Over the past few days i’ve been upgrading my homelab setup. The biggest change - ditching ESXi for open source, KVM hypervisor Proxmox! I wanted to try something with better storage support (proxmox is debian-based and supports ZFS and more flexibility for my non-production environment.
Below are some of the “gotchas” I faced when getting Proxmox up and running!
Remove Enterprise Apt Repository
apt update will fail out-of-the-box, as by default Proxmox is set to pull from the Enterprise apt repos. See the Proxmox wiki for more details. Here are the abbreviated steps on how to fix this:
You’ll want to comment out the line in
Now add the following repo to
deb http://download.proxmox.com/debian/pve buster pve-no-subscription
Adding Second NIC to Proxmox
tags: proxmox new nic no internet, no flashing lights
I recently added a new dual NIC to my existing proxmox machine. I found I wasn’t able to connect to proxmox via my existing motherboard’s network interface.
I saw that both the new (Intel x2) and old interface (Realtek) were all being detected.
root@proxmox:/# lspci ... ... 01:00.0 Ethernet controller: Intel Corporation 82571EB Gigabit Ethernet Controller (rev 06) 01:00.1 Ethernet controller: Intel Corporation 82571EB Gigabit Ethernet Controller (rev 06) 02:00.0 Ethernet controller: Realtek Semiconductor Co., Ltd. RTL8111/8168/8411 PCI Express Gigabit Ethernet Controller (rev 16)
root@proxmox:/# dmesg | grep eth | head -n 30 3.512907 r8169 0000:02:00.0 eth0: RTL8168h/8111h, b4:2e:99:3c:a1:11, XID 541, IRQ 127 3.512908 r8169 0000:02:00.0 eth0: jumbo features [frames: 9200 bytes, tx checksumming: ko] 3.513604 r8169 0000:02:00.0 enp2s0: renamed from eth0 3.663348 e1000e 0000:01:00.0 eth0: (PCI Express:2.5GT/s:Width x4) 00:15:17:6c:cc:55 3.663349 e1000e 0000:01:00.0 eth0: Intel(R) PRO/1000 Network Connection 3.663430 e1000e 0000:01:00.0 eth0: MAC: 0, PHY: 4, PBA No: C57721-005 3.827424 e1000e 0000:01:00.1 eth1: (PCI Express:2.5GT/s:Width x4) 00:15:17:6c:cc:56 3.827425 e1000e 0000:01:00.1 eth1: Intel(R) PRO/1000 Network Connection 3.827509 e1000e 0000:01:00.1 eth1: MAC: 0, PHY: 4, PBA No: C57721-005 3.828068 e1000e 0000:01:00.0 enp1s0f0: renamed from eth0 3.847163 e1000e 0000:01:00.1 enp1s0f1: renamed from eth1
You can see that my existing (Realtek) ethernet controller had been renamed to
enp2s0, and my new network card had taken the “1” place. This renaming was the cause of my issue.
/etc/network/interfaces, I saw that I needed to fix the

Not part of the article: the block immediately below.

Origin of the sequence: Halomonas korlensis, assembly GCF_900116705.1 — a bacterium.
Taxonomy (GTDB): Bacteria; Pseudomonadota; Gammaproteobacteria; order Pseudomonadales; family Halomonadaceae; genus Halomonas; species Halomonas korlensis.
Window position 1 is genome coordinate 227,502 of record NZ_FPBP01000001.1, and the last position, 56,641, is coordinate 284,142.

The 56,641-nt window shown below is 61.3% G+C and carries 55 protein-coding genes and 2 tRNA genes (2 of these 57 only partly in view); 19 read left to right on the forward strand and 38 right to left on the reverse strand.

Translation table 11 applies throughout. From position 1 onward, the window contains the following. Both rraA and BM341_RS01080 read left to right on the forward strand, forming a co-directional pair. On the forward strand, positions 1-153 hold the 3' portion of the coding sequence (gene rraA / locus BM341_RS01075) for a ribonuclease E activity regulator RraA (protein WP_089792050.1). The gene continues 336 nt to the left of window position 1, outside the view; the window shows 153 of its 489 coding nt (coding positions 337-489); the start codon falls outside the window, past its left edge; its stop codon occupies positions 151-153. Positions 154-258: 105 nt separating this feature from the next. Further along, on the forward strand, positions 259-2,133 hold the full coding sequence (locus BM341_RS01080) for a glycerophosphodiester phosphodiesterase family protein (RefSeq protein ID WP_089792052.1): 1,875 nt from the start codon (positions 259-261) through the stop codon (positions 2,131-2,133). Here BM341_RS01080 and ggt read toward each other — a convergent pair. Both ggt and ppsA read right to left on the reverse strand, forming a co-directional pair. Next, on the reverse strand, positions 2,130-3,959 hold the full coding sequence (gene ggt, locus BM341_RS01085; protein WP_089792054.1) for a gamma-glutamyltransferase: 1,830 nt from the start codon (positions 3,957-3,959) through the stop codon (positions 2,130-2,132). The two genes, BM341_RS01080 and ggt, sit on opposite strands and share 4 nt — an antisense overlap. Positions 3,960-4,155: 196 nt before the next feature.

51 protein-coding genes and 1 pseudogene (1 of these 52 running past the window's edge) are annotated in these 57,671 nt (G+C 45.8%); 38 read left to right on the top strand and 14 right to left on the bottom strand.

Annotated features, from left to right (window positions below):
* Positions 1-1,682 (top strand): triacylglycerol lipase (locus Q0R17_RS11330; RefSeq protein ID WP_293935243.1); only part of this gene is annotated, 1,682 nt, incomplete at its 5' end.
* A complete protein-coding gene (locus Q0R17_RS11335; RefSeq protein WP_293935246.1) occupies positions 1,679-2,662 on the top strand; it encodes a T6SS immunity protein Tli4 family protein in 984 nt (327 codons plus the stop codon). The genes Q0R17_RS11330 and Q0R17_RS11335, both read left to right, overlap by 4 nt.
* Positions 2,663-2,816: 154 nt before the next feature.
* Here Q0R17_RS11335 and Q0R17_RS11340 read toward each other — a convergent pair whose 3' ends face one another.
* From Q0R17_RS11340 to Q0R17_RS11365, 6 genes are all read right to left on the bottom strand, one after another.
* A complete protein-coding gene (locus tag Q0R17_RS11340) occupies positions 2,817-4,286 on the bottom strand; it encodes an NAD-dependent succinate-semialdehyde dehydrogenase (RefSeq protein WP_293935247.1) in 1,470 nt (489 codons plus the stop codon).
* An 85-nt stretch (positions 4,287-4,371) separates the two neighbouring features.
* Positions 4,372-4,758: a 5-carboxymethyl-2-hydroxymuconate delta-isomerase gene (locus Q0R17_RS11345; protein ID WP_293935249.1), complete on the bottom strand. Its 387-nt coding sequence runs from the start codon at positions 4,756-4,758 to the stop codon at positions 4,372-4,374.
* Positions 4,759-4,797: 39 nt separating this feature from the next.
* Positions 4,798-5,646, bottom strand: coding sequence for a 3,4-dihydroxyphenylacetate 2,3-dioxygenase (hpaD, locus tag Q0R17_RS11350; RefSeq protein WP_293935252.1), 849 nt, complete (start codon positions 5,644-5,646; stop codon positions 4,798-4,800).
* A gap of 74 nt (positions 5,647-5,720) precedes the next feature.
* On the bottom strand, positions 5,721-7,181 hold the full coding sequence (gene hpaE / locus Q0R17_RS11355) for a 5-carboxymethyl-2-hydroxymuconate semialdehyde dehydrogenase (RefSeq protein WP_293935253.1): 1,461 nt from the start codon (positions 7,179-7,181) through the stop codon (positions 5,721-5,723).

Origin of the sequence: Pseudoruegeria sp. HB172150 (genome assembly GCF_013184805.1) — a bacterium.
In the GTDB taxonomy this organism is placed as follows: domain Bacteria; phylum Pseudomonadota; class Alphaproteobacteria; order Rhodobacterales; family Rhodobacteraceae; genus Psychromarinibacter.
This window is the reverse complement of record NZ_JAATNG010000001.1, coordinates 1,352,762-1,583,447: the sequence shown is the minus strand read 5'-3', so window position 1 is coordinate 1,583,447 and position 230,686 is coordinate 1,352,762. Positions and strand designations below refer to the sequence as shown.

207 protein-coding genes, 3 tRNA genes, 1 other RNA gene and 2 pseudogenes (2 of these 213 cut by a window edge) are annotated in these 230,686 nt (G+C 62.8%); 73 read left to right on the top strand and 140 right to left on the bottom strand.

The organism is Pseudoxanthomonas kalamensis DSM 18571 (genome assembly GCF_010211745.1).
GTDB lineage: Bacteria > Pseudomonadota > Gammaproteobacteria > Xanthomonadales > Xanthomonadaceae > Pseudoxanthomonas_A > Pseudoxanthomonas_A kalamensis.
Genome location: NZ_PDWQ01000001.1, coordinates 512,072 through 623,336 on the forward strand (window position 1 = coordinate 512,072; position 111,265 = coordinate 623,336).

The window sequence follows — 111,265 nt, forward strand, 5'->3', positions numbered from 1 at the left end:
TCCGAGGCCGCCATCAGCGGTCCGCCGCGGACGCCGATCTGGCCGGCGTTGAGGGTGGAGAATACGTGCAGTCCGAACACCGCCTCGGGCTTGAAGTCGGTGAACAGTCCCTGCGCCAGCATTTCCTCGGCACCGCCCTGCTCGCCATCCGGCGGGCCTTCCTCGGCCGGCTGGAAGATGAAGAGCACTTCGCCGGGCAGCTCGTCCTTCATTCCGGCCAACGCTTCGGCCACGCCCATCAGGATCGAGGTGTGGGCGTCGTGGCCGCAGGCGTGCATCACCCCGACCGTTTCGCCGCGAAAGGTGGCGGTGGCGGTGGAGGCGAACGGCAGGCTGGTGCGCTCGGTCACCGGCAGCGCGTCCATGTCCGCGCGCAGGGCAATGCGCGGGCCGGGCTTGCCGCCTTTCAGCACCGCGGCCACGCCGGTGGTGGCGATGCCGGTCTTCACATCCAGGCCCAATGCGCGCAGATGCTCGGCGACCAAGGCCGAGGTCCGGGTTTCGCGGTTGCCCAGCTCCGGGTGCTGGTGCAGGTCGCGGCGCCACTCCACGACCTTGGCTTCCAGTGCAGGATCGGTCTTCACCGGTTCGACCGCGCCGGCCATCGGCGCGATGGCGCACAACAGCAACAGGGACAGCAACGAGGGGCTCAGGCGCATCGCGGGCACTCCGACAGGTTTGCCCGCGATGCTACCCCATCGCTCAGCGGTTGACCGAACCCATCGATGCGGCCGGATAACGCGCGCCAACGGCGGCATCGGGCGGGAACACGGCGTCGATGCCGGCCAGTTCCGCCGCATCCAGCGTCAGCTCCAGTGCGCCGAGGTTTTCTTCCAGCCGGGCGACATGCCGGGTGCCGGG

bridge-ports entry on
vmbr0 to my interface’s new name.
Below shows a snippet of my corrected
interfaces file - now bridging my
enp1s0f0 interface to the proxmox virtual interface.
iface enp2s0 inet manual #MOBO RJ-45 iface enp1s0f0 inet manual #RIGHT RJ-45 iface enp1s0f1 inet manual #LEFT RJ-45 auto vmbr0 iface vmbr0 inet static address 10.1.0.11/24 gateway 10.1.0.1 bridge-ports enp1s0f0 bridge-stp off bridge-fd 0 #WAN
I then simply bring the interface up with
Encrypt ZFS dataset
I wanted a volume (ZFS called these “datasets”) on my ZFS drives to be encrypted. Proxmox has some documention on zfs encryption which I recommend reading first.
For context, i’d already created a MIRRORED zpool in Proxmox GUI with my two 2TB physical drives. The pool is called
root@proxmox:/# zpool status pool: bulk state: ONLINE scan: none requested config: NAME STATE READ WRITE CKSUM bulk ONLINE 0 0 0 mirror-0 ONLINE 0 0 0 sdb ONLINE 0 0 0 sdc ONLINE 0 0 0
From your proxmox instance, instantiate a new zfs dataset and enable encryption.
root@proxmox:/# zfs create -o encryption=on -o keyformat=passphrase keylocation=prompt bulk/secure
Let Proxmox VE know about this new dataset.
root@proxmox:/# pvesm add zfspool bulk-secure -pool bulk/secure
You can check your work like so. All child datasets from
bulk/secure should also inherit these settings.
root@proxmox:/# zfs get encryption bulk NAME PROPERTY VALUE SOURCE bulk encryption off default root@proxmox:/# zfs get encryption bulk/secure NAME PROPERTY VALUE SOURCE bulk/secure encryption aes-256-ccm -
root@proxmox:/bulk/secure# zfs list NAME USED AVAIL REFER MOUNTPOINT bulk 1.15M 1.76T 96K /bulk bulk/secure 196K 1.76T 196K /bulk/secure
zfs load-key -a # Enter password zfs mount bulk/secure
Pulling linux container
Proxmox has native support for LXC (Linux Containers).
In a Proxmox shell, check what containers are preloaded with
root@proxmox:/mnt# pveam available | grep ubuntu system ubuntu-16.04-standard_16.04.5-1_amd64.tar.gz system ubuntu-18.04-standard_18.04.1-1_amd64.tar.gz system ubuntu-19.04-standard_19.04-1_amd64.tar.gz system ubuntu-19.10-standard_19.10-1_amd64.tar.gz
Before using a container, you’ll need to download it.
pveam download local ubuntu-19.10-standard_19.10-1_amd64.tar.gz
Your container should now be availble in the Proxmox GUI!
Enter a Linux Container from Proxmox SSH
Quick one! This is the equivalent of
docker exec -it <container name> /bin/bash.
root@proxmox:/# pct enter 102 root@storage:/#
Setting Up Time Machine Backups
Lots of guides online seem outdated on enabling time machine on linux. Since Samba 4.8 we’ve been able to advertise sambda shares as time capsules - and it’s very easy!
Proxmox GUI Setup
- Create an Ubuntu container.
- Mount a ZFS share from Proxmox GUI to any mountpoint (
- Create user with no shell
useradd tmachine --shell /bin/false
- Change owner of mounted drive
chown tmachine: /timemachine
- Install dependencies
apt install samba avahi-daemon
[timemachine] comment = Time Machine path = /timemachine browseable = yes writeable = yes create mask = 0600 directory mask = 0700 spotlight = yes vfs objects = catia fruit streams_xattr fruit:aapl = yes fruit:time machine = yes valid users=tmachine
Set a password for our user with
smbpasswd -a tmachine
sudo systemctl restart smbd
Allow Samba ports through relevant firewalls
All set! You should now see your share in time machine when on the same local network.